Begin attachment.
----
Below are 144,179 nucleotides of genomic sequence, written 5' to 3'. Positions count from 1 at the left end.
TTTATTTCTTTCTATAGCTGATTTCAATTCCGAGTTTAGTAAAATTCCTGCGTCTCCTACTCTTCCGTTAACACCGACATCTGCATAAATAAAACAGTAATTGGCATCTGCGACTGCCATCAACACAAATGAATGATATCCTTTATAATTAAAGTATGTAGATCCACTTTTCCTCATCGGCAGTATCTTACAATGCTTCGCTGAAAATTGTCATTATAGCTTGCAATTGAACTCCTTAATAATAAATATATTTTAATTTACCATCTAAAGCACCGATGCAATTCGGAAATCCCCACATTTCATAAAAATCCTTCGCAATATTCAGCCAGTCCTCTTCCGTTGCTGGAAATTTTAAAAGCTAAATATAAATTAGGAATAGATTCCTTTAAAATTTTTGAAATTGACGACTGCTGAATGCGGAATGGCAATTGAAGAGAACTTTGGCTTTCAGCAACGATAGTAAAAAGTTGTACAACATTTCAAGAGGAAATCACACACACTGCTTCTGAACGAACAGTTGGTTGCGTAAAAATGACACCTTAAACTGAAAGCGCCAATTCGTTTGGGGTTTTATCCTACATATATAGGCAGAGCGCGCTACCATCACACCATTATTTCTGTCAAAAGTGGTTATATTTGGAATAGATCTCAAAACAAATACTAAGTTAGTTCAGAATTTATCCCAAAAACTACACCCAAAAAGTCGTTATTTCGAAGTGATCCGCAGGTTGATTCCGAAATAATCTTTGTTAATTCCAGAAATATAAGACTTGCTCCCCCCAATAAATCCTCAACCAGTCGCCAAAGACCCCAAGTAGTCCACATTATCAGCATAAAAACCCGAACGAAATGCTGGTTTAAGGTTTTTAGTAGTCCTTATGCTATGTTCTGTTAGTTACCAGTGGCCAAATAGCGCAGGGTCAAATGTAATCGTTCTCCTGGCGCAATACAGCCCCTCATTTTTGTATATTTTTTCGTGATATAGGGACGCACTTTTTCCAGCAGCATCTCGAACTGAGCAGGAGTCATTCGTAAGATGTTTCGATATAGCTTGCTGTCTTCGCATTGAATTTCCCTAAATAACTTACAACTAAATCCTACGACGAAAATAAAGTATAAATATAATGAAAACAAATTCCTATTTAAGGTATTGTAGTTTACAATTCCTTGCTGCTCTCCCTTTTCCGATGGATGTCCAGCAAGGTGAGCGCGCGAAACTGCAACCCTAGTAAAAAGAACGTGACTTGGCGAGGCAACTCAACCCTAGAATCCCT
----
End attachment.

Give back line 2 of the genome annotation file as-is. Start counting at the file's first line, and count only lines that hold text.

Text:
TTTATTTCTTTCTATAGCTGATTTCAATTCCGAGTTTAGTAAAATTCCTGCGTCTCCTACTCTTCCGTTAACACCGACATCTGCATAAATAAAACAGTAATTGGCATCTGCGACTGCCATCAACACAAATGAATGATATCCTTTATAATTAAAGTATGTAGATCCACTTTTCCTCATCGGCAGTATCTTACAATGCTTCGCTGAAAATTGTCATTATAGCTTGCAATTGAACTCCTTAATAATAAATATATTTTAATTTACCATCTAAAGCACCGATGCAATTCGGAAATCCCCACATTTCATAAAAATCCTTCGCAATATTCAGCCAGTCCTCTTCCGTTGCTGGAAATTTTAAAAGCTAAATATAAATTAGGAATAGATTCCTTTAAAATTTTTGAAATTGACGACTGCTGAATGCGGAATGGCAATTGAAGAGAACTTTGGCTTTCAGCAACGATAGTAAAAAGTTGTACAACATTTCAAGAGGAAATCACACACACTGCTTCTGAACGAACAGTTGGTTGCGTAAAAATGACACCTTAAACTGAAAGCGCCAATTCGTTTGGGGTTTTATCCTACATATATAGGCAGAGCGCGCTACCATCACACCATTATTTCTGTCAAAAGTGGTTATATTTGGAATAGATCTCAAAACAAATACTAAGTTAGTTCAGAATTTATCCCAAAAACTACACCCAAAAAGTCGTTATTTCGAAGTGATCCGCAGGTTGATTCCGAAATAATCTTTGTTAATTCCAGAAATATAAGACTTGCTCCCCCCAATAAATCCTCAACCAGTCGCCAAAGACCCCAAGTAGTCCACATTATCAGCATAAAAACCCGAACGAAATGCTGGTTTAAGGTTTTTAGTAGTCCTTATGCTATGTTCTGTTAGTTACCAGTGGCCAAATAGCGCAGGGTCAAATGTAATCGTTCTCCTGGCGCAATACAGCCCCTCATTTTTGTATATTTTTTCGTGATATAGGGACGCACTTTTTCCAGCAGCATCTCGAACTGAGCAGGAGTCATTCGTAAGATGTTTCGATATAGCTTGCTGTCTTCGCATTGAATTTCCCTAAATAACTTACAACTAAATCCTACGACGAAAATAAAGTATAAATATAATGAAAACAAATTCCTATTTAAGGTATTGTAGTTTACAATTCCTTGCTGCTCTCCCTTTTCCGATGGATGTCCAGCAAGGTGAGCGCGCGAAACTGCAACCCTAGTAAAAAGAACGTGACTTGGCGAGGCAACTCAACCCTAGAATCCCT